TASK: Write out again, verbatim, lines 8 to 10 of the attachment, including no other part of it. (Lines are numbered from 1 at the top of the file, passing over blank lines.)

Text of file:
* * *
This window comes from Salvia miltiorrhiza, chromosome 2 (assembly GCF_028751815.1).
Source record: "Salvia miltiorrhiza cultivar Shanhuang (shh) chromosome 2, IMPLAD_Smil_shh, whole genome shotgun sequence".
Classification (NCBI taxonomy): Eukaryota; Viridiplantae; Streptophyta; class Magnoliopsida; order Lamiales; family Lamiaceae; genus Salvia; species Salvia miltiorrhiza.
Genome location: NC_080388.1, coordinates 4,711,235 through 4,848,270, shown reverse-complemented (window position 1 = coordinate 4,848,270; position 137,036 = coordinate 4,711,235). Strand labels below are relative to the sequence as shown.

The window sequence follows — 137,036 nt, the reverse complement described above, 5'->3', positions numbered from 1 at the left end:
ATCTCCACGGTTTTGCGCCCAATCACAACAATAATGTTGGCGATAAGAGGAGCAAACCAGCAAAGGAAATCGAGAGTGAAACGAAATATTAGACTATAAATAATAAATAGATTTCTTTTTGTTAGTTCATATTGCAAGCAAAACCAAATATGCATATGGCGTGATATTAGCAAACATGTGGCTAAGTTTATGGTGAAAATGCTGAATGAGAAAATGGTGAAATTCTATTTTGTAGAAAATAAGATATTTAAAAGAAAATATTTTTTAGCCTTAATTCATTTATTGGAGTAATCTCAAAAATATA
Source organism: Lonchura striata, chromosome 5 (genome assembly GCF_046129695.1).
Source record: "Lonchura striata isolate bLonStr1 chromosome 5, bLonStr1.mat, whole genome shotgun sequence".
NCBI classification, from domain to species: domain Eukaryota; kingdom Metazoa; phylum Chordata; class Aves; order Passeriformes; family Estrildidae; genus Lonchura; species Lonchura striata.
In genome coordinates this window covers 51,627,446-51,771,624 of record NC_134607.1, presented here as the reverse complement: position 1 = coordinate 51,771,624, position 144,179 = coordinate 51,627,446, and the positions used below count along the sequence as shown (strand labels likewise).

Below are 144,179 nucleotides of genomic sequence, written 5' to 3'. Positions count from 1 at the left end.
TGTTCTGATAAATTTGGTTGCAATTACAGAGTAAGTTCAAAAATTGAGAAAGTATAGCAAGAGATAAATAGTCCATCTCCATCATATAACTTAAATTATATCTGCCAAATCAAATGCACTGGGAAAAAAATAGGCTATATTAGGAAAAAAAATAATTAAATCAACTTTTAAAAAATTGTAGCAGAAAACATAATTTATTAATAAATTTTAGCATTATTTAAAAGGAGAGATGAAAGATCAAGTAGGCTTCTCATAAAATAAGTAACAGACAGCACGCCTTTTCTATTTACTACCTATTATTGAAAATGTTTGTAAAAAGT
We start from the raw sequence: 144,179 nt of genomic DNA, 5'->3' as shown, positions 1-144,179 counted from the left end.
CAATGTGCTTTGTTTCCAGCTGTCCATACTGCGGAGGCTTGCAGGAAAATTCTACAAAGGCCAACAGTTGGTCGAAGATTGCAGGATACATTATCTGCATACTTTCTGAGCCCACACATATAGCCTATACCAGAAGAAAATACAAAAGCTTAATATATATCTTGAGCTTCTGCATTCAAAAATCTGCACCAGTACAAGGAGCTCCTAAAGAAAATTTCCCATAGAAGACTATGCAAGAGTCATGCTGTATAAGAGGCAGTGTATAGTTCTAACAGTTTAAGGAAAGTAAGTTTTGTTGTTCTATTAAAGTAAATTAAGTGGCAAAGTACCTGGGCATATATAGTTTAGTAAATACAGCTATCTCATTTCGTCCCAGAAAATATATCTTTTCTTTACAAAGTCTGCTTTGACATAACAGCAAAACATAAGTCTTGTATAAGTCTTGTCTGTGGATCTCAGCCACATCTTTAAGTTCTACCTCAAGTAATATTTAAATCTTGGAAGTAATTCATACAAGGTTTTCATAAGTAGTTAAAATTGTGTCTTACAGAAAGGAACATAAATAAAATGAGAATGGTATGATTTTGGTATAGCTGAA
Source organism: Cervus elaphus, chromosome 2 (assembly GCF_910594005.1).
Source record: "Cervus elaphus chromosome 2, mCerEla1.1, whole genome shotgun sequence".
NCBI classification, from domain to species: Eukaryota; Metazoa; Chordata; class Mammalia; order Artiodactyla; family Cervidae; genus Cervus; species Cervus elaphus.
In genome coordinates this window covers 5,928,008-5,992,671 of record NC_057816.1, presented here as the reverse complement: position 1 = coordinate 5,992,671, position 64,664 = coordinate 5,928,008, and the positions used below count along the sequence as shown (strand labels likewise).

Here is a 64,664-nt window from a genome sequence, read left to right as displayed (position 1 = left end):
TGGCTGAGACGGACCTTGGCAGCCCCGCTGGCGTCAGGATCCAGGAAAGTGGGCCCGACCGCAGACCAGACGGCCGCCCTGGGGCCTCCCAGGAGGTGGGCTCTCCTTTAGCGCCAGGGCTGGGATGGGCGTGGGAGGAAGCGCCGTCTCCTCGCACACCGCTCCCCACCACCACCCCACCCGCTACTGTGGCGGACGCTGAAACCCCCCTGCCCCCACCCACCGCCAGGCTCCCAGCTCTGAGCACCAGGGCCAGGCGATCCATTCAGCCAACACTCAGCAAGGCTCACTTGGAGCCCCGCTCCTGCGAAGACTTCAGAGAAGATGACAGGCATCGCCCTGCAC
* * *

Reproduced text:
Source record: "Lonchura striata isolate bLonStr1 chromosome 5, bLonStr1.mat, whole genome shotgun sequence".
NCBI classification, from domain to species: domain Eukaryota; kingdom Metazoa; phylum Chordata; class Aves; order Passeriformes; family Estrildidae; genus Lonchura; species Lonchura striata.
In genome coordinates this window covers 51,627,446-51,771,624 of record NC_134607.1, presented here as the reverse complement: position 1 = coordinate 51,771,624, position 144,179 = coordinate 51,627,446, and the positions used below count along the sequence as shown (strand labels likewise).